steel shim used as a thrust washer?

Greetings all:
I have my Triumph gearbox apart for a refresh and while going thru the various tolerance checks,one of the thrust washers is too thin by 0.015 inch. This part retains the 1st gear axially on the trans shaft. This part is no longer available in any thickness - originally this part was available in 4 thickness ranges.
http://i290.photobucket.com/albums/ll272/aribert/Triumph/thrustspacer-firstgearretainer.jpgThe existing thrust washer is hardened. Since there is no rotation on this part (unless the mainshaft bearing seizes and then I have much bigger issues). I am thinking of using a 0.015 thk round steel shim as a spacer between the bearing inner and the existing thrust washer. This part would not be hardened (Rockwell B85). http://www.mcmaster.com/#catalog/118/3244/=iqlzxw Does anyone see an issue with this?
The other alternative is to turn a thrust washer on the lathe out of some mystery steel. Problem is that I have a difficult time parting off and keeping the cut square. I do not have access to a surface grinder.
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On Mon, 6 Aug 2012 20:19:41 -0700 (PDT), aribert n

tolerance checks,one of the thrust washers is too thin by 0.015 inch. This part retains the 1st gear axially on the trans shaft. This part is no longer available in any thickness - originally this part was available in 4 thickness ranges.
http://i290.photobucket.com/albums/ll272/aribert/Triumph/thrustspacer-firstgearretainer.jpg The existing thrust washer is hardened. Since there is no rotation on this part (unless the mainshaft bearing seizes and then I have much bigger issues). I am thinking of using a 0.015 thk round steel shim as a spacer between the bearing inner and the existing thrust washer. This part would not be hardened (Rockwell B85). http://www.mcmaster.com/#catalog/118/3244/=iqlzxw Does anyone see an issue with this?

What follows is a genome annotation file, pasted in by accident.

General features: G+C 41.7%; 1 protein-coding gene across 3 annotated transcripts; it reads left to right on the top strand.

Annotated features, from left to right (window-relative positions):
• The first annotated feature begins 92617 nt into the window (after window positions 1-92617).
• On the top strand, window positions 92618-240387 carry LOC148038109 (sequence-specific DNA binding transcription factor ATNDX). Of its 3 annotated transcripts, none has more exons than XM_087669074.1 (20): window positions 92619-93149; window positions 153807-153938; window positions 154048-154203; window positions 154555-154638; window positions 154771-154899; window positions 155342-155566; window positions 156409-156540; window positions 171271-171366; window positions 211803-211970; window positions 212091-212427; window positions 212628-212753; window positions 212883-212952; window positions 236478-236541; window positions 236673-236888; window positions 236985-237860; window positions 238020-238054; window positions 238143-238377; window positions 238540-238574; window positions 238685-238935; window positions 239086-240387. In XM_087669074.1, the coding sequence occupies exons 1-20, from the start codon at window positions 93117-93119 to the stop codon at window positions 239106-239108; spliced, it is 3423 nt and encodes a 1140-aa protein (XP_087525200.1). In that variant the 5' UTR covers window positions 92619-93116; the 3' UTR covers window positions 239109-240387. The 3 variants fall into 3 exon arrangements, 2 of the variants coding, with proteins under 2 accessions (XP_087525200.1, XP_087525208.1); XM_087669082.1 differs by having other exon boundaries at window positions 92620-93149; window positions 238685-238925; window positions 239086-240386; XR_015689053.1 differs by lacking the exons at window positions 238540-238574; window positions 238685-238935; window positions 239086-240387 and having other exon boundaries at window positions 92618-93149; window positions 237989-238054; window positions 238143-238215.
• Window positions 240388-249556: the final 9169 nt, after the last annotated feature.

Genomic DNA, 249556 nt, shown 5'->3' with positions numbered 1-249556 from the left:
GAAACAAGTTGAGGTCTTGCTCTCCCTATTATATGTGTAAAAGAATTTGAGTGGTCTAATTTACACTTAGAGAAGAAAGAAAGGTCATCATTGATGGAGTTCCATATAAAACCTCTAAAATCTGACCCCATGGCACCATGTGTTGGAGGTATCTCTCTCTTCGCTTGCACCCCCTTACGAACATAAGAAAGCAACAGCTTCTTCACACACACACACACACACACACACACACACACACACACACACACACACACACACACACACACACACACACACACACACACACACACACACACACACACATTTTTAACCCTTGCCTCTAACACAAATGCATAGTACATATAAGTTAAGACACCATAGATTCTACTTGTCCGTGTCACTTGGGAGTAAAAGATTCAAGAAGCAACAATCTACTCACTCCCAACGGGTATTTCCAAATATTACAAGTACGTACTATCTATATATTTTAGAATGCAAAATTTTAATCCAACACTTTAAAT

mystery steel. Problem is that I have a difficult time parting off and keeping the cut square. I do not have access to a surface grinder.
It'll be fine sandwiched between the original shim and the bearing. The original is hard because it has to bear on the retaining ring.
--
Ned Simmons

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wrote:

tolerance checks,one of the thrust washers is too thin by 0.015 inch. This part retains the 1st gear axially on the trans shaft. This part is no longer available in any thickness - originally this part was available in 4 thickness ranges.
http://i290.photobucket.com/albums/ll272/aribert/Triumph/thrustspacer-firstgearretainer.jpg The existing thrust washer is hardened. Since there is no rotation on this part (unless the mainshaft bearing seizes and then I have much bigger issues). I am thinking of using a 0.015 thk round steel shim as a spacer between the bearing inner and the existing thrust washer. This part would not be hardened (Rockwell B85). http://www.mcmaster.com/#catalog/118/3244/=iqlzxw Does anyone see an issue with this?

mystery steel. Problem is that I have a difficult time parting off and keeping the cut square. I do not have access to a surface grinder.

I think that the first question is "how did the spacer get to be 0.015" too thin? Did it wear or was it originally assembles that way? If the latter then the next question is "how long has it been that way and did it shift all right ".
Cheers, John B.
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wrote:

Possibly there probably was a second spacer, oftentimes these kind of things were intentionally designed with a loose fit and then the actual gap was measured during the assembly process; finally, the appropriate shim was selected and installed....
In fact, anyone that's rebuilding automatic transmissions is going to have on hand (or at least he SHOULD have ) certain kits containing parts that are commonly known as "selectables"...